Today I want to talk to you about something many of us fear, Carbon Monoxide. This is the time of year when many of us start having to think about our furnaces, both in the camper and in the home. When that furnace comes on, if it isn’t working properly, you maybe exposed to Carbon Monoxide. I am sure you have all heard of the sad stories of people that have died from carbon monoxide, and it is no accident that these deaths occur this time of year.

But what is Carbon Monoxide, and why is it dangerous? Well, to be honest, it is nothing more than one carbon atom bonded to one oxygen atom. Very similar to what we exhale when we breath, which is Carbon Dioxide ( one carbon atom and two oxygen atoms). Carbon, oxygen and Hydrogen are often known as the building blocks of life. They are in almost everything you eat, breath or see. Heck, Water is H2O; air contains all three as does sugar! What makes Carbon Monoxide so deadly is its property of seeking bonds with other chemicals. Most importantly, it loves to bond with the Hemoglobin in the blood. In fact, it bonds many, many times more readily than oxygen. That is the root of the problem; once it bonds to the hemoglobin it doesn’t want to let go, and it replaces oxygen in the blood stream. No oxygen in the blood stream means there is no oxygen in your cells to keep them alive. Once carbon monoxide bonds to the hemoglobin, it can stay there till the blood cell dies in about 6 weeks, making that blood cell useless for carrying oxygen to things like your brain!

But where does carbon monoxide come from? Well, mostly it comes from incomplete combustion. Or to put it in easier terms — when something isn’t burning cleanly and completely, it produces carbon monoxide. One of the most famous things that doesn’t burn cleanly of course is your car; remember you mother telling you not to run the car in the garage or it would kill you? Well, your mother was right, (didn’t she always tell you she was always right?); the car burns the gas (carbon, hydrogen and oxygen mainly), and one of the by products is carbon monoxide. When you have your propane stove in your camper burning, you notice it burns with a pretty blue flame? That is complete combustion, the propane burns with the oxygen and produces heat and very, very minor amounts of carbon dioxide, carbon monoxide and water vapor. Now that same flame on your stove, if it isn’t burning properly, will turn yellow and/or orange. Now it is putting off much, much more carbon monoxide, and in a tightly sealed area will sooner or later raise the level of carbon monoxide. But that is a pretty small flame and a camper is not sealed that effectively. On the other hand, the flame used in your furnace and water heater are much larger, and if not burning properly produce many times the amount of carbon monoxide. This is when you run into problems.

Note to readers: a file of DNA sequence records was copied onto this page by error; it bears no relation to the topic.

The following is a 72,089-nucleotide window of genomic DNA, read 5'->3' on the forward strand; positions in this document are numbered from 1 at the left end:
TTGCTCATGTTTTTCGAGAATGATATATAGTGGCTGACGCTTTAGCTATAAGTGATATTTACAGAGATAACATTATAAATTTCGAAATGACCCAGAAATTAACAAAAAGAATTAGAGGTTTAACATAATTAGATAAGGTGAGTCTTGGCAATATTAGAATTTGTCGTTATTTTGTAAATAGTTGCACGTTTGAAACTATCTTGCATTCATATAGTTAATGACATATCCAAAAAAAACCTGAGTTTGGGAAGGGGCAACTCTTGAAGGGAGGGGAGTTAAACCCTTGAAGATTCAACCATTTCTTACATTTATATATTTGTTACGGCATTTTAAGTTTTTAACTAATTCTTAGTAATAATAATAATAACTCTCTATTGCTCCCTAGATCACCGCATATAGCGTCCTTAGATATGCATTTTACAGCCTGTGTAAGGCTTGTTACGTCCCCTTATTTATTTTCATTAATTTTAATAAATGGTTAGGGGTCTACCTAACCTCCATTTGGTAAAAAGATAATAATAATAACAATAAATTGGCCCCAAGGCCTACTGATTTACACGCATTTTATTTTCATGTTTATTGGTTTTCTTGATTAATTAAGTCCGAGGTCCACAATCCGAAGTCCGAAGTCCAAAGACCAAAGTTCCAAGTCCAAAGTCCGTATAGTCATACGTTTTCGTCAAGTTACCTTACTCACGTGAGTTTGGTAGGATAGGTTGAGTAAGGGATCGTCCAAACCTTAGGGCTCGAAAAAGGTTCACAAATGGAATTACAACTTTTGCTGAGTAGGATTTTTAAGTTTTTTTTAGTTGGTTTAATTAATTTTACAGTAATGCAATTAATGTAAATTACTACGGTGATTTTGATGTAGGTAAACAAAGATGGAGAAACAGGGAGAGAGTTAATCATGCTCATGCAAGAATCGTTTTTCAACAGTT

So, what can you do to protect yourself? First off, check to see is your carbon monoxide detector is working properly. Read the owners manual and learn how to test and clean it properly. If it is over 5 to 7 years old, I would recommend getting a new one; older carbon monoxide detectors will give false alarms or no alarms. So replacing them is cheap life insurance. Second, make sure that your furnace, water heater and Oven are working properly; make sure the flue is open and there are no debris or wasp nests or anything else blocking them. You can blow air through the flue (if they have one) and make sure they are clean and open, then make sure your burners are adjusted properly; I have to say you should have them checked by a professional just to be safe, but remember clean, all blue flames are good, the more yellow and orange the worse it is. Usually the biggest problem is air movement, either taking the burnt gases away or getting oxygen to the burner. And opening the cover plate lets more oxygen in and can hide problems sometimes, but looking will give you some idea if things aren’t burning well. Just don’t think that “OH it worked last year so it will be fine THIS year”. Also remember to check your generator and its placement. The exhaust from a generator being run for hours on end produces carbon monoxide. Earlier this year there was a report of a tent camper dying from generator exhaust while camping at a NASCAR event, surrounded by other large campers and the like, which contained the deadly gas. So watch where the exhaust goes and your running hours too.

Now what to look out for. Even if you have checked your camper out and have put a new detector in, you still could have problems because carbon monoxide is colorless, odorless and tasteless. Most of the time carbon monoxide takes a while to build up and so often you don’t realize what is happening. But most of the time you will be worse over night or when inside for long periods of time. You will start to have headaches, feel lethargic, nausea and very weak. You might notice your fingernail beds and lips turning bluish and in late stages cherry red, also in the late stages there will be vomiting and unresponsiveness. If you think you or others have been exposed to high levels of carbon monoxide…. GET OUT of where you are at, into the fresh air, call for fire and EMS. Most fire companies will have portable CO detectors and, if you leave things the same, will be able to give you a exposure level from inside the camper. EMS will treat you with high flow oxygen and, if your carbon monoxide levels are high enough, advanced treatment will be needed. Once again the very young and the very old are more likely to have problems as well as those with cardiac and lung problems.